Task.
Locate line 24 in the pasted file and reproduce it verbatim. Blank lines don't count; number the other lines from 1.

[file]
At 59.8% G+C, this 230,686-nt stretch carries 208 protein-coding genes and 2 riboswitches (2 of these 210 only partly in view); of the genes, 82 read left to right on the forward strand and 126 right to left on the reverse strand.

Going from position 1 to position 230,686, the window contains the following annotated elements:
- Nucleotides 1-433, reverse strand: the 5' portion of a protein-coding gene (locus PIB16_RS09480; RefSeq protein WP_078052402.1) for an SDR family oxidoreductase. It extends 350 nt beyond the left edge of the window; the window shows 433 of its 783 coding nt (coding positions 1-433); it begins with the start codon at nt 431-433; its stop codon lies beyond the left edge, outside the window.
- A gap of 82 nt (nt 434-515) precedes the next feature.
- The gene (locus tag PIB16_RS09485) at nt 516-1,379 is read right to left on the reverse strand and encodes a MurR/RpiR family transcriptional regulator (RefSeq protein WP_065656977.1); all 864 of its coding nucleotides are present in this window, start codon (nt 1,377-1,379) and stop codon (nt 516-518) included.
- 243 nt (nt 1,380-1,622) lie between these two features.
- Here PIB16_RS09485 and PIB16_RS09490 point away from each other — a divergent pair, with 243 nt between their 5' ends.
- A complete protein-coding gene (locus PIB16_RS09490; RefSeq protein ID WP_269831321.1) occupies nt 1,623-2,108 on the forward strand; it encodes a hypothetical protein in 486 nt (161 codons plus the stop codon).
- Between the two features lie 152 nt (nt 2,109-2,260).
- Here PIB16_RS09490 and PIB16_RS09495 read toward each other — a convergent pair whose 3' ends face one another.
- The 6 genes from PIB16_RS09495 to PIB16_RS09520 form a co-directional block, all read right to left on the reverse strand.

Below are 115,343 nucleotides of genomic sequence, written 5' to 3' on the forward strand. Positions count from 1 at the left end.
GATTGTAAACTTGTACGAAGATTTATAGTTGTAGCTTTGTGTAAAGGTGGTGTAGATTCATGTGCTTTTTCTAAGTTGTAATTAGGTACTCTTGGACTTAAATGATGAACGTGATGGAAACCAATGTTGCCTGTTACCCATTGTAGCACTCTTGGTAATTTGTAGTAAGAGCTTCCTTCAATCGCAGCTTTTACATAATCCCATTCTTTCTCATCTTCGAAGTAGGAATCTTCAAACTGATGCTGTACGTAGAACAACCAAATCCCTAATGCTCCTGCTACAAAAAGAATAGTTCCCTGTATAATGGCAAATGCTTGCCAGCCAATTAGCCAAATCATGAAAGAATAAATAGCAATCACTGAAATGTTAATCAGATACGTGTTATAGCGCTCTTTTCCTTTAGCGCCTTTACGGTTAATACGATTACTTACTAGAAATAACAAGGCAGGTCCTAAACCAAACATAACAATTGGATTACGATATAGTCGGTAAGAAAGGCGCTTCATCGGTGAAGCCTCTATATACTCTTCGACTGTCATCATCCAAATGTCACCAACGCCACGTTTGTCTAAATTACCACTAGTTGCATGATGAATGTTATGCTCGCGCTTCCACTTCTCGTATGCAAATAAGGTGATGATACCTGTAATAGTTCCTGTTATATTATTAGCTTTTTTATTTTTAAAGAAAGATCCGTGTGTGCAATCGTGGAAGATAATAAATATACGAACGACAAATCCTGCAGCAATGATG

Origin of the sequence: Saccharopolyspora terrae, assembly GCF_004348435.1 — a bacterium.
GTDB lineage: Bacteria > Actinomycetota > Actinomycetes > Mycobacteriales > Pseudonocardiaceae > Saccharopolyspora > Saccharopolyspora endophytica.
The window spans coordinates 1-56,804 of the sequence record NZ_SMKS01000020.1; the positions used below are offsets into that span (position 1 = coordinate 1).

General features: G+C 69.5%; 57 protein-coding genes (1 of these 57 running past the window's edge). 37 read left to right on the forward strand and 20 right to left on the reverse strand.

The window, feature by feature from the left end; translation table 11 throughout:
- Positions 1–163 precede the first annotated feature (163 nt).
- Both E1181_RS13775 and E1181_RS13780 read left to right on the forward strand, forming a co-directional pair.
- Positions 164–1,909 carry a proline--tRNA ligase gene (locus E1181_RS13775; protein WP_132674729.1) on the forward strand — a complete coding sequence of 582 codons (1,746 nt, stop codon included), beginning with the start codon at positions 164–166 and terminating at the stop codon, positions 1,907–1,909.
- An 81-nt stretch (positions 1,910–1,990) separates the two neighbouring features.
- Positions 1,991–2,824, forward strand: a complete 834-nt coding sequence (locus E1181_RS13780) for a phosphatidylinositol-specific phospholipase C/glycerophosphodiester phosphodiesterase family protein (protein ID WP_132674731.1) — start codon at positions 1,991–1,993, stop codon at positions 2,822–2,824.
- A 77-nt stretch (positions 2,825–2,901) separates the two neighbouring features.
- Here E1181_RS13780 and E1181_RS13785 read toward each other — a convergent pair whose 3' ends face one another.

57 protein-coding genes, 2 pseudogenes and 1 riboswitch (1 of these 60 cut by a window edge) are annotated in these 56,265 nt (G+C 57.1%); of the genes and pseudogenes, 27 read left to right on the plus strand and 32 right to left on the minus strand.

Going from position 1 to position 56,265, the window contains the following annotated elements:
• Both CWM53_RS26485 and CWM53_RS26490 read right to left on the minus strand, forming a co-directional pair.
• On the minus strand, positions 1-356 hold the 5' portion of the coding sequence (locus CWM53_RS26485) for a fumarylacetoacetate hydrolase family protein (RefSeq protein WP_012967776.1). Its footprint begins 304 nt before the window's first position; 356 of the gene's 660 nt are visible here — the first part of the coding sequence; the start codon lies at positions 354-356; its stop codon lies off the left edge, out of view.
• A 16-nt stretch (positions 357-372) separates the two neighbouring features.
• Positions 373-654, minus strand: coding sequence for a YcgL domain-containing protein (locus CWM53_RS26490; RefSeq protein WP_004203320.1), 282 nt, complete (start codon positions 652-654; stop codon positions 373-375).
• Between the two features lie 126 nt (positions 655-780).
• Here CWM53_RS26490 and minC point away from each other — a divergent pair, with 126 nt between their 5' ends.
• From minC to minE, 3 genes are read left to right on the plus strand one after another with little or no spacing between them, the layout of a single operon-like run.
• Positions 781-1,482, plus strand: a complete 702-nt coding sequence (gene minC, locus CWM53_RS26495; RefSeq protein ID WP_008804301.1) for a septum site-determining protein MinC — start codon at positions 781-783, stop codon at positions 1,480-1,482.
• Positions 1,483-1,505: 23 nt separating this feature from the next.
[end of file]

- A 77-nt stretch (positions 2,825–2,901) separates the two neighbouring features.